3 big reasons why nobody talks about the single most important fundraising tactic on earth

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Greg Warner is CEO and Founder of MarketSmart, a revolutionary marketing software and services firm that helps nonprofits raise more for less. In 2012 Greg coined the phrase “Engagement Fundraising” to encapsulate his breakthrough fundraising formula for achieving extraordinary results. Using their own innovative strategies and technologies, MarketSmart helps fundraisers around the world zero in on the donors most ready to support their organizations and institutions with major and legacy gifts.

Let’s jump right in….  The single most important fundraising tactic on earth is appointment setting. There! I said it!

Don’t believe me? The late Jerold Panas agrees with me. In is top-selling book Mega Gifts, he pointed out, “It is a plain fact of fundraising that it’s often far more difficult to get an appointment than the gift.” He continued by saying, “Getting the appointment is 85 percent of getting the gift.”

Plus, remember, we’re talking about major gifts and legacy gifts here and, if you’re like most organizations, that’s where around 90% of your revenue comes from. So that’s where you should be focused. But that focus will run into a dead-end if you can’t land the meeting.

Agree? I bet you do! But, sadly, hardly anyone ever talks about appointment-setting in the sector.

I’ve never seen a conference syllabus include a discussion on the topic. No webinars either. No books too. But if you want to learn about how to write grants or send out more junk mail, you’ll find plenty of that everywhere you look.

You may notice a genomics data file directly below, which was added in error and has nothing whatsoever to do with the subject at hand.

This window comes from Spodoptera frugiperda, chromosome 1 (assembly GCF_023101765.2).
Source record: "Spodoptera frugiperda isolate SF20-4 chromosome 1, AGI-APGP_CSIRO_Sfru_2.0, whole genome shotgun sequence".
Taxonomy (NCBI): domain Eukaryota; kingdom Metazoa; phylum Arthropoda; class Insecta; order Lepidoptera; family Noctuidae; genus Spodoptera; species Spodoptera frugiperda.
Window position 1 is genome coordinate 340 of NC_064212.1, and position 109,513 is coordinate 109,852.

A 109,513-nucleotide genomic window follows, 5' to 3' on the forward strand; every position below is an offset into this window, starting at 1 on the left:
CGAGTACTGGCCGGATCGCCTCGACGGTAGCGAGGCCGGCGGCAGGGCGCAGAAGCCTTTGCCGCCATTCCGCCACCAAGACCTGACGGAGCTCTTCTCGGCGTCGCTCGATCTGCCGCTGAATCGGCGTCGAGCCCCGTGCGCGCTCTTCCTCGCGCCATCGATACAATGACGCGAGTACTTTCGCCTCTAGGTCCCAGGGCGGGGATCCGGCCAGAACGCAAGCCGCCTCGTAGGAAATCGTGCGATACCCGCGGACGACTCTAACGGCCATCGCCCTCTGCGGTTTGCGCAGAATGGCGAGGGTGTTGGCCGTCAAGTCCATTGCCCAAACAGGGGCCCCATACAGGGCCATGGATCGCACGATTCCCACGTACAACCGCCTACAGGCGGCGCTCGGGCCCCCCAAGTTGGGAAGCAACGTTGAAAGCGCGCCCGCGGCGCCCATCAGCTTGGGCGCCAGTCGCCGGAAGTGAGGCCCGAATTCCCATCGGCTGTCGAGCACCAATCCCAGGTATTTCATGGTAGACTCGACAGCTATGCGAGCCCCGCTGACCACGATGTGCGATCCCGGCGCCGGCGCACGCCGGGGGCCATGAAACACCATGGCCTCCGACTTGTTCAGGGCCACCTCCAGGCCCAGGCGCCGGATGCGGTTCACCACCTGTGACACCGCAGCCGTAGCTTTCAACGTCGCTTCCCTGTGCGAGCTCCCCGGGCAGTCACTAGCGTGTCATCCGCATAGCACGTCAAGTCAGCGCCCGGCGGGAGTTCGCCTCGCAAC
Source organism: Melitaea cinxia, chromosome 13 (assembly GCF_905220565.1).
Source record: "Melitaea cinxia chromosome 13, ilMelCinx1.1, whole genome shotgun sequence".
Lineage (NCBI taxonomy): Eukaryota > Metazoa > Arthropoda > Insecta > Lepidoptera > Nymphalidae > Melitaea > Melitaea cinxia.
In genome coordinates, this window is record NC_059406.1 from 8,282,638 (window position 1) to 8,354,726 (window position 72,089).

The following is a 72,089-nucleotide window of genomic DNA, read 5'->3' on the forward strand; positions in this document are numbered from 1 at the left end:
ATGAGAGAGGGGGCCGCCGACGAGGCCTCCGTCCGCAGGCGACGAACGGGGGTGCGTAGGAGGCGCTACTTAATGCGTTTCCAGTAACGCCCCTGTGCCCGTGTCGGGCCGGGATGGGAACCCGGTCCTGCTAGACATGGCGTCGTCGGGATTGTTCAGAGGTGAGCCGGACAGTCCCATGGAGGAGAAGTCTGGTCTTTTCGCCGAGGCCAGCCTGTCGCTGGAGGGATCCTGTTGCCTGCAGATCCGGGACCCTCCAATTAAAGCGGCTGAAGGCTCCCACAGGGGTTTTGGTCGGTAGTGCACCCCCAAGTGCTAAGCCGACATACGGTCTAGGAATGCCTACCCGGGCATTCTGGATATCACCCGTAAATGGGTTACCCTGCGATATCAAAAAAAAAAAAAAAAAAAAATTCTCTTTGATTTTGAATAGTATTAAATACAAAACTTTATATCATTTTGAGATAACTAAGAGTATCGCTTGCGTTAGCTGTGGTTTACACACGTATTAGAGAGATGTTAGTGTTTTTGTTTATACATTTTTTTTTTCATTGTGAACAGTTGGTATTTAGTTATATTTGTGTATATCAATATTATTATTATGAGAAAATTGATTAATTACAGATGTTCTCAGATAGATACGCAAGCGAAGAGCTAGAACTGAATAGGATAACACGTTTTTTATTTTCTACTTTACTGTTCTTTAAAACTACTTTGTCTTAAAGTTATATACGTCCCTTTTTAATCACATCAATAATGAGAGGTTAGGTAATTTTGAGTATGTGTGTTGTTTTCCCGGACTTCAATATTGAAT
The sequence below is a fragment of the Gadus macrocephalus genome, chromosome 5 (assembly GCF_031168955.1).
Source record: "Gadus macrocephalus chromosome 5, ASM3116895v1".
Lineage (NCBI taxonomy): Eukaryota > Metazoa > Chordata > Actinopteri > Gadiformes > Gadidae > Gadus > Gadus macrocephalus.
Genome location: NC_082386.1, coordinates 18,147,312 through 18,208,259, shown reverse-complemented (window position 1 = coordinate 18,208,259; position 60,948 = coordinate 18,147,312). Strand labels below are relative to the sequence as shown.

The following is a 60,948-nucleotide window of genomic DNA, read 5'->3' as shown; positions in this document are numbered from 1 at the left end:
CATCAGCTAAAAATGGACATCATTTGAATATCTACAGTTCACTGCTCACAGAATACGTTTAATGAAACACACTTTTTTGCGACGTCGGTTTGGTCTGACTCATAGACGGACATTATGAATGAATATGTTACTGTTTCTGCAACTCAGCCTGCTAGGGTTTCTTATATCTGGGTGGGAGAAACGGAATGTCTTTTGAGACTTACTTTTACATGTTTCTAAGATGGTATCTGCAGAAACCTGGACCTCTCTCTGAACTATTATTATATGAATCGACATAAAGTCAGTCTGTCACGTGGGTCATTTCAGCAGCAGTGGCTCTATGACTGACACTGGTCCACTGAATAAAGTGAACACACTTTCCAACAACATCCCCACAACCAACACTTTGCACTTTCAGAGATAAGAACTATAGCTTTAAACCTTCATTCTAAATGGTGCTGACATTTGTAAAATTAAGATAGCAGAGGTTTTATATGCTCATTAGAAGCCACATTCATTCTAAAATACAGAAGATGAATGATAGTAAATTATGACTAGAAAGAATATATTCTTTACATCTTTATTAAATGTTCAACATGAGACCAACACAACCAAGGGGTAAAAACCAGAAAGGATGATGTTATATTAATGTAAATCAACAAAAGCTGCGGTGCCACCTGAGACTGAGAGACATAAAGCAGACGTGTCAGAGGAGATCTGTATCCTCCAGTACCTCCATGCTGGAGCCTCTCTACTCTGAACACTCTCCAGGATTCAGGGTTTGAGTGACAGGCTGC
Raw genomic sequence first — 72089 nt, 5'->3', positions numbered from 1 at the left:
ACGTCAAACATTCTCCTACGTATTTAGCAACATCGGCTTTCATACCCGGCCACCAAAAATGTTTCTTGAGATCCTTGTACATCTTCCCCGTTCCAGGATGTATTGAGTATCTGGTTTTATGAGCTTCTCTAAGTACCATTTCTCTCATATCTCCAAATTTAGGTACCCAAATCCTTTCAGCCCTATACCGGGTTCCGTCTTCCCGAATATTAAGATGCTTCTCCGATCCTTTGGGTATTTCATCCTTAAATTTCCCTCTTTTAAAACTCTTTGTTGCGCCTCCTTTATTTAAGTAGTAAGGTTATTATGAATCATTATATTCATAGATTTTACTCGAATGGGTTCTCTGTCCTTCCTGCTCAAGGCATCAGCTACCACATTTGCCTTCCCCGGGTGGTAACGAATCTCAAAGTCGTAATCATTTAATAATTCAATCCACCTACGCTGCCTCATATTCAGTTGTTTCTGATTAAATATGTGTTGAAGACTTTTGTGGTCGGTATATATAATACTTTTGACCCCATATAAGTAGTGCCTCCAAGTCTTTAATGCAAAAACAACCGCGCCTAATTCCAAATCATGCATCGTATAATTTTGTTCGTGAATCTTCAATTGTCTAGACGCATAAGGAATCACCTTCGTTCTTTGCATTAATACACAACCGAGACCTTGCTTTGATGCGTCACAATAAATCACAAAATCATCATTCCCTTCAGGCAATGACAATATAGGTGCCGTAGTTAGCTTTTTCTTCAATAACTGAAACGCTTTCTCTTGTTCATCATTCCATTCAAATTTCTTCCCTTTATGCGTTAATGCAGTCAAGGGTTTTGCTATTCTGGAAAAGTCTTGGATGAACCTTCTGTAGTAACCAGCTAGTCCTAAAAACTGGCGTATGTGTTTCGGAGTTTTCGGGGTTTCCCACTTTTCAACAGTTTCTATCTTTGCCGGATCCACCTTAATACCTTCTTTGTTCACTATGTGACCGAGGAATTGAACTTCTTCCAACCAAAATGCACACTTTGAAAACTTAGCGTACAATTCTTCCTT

So why isn’t anyone talking about best practices for setting up meetings with major donor prospects and legacy donor prospects? I think there are 3 big reasons:

  1. Void. Hardly anyone really knows how to do it well. I believe that’s because hardly anyone teaches fundraisers how to do it. Plus, even most consultants aren’t very good at it.
  2. Vicious cycle. Since the educational void exists, the result is a vicious cycle where people in the sector ignore the topic, like an elephant in a room.
  3. Temperament. Many people in the sector are simply not cut-out for the role. They fear embarrassment or failure. They don’t see the calls as offers and opportunities served up for donors. Instead, they see them as interruptions and annoyances. This is partly because they haven’t been taught properly. But many, no matter how well they are educated, will still cringe as they imagine themselves making calls to people they do not know well.

How to set appointments. 

If you’ve heard my story (which you can read in my book), you might remember that I first got into professional sales at the age of 14. Back then I learned that the only way to sell anything of serious value was to get face-to-face with a prospect.

So, I walked up and down the streets of my neighborhood knocking on doors and ringing bells asking anyone who opened their door if they wanted their car washed and waxed.

That was my first business! By getting face-to-face, my batting average was pretty good.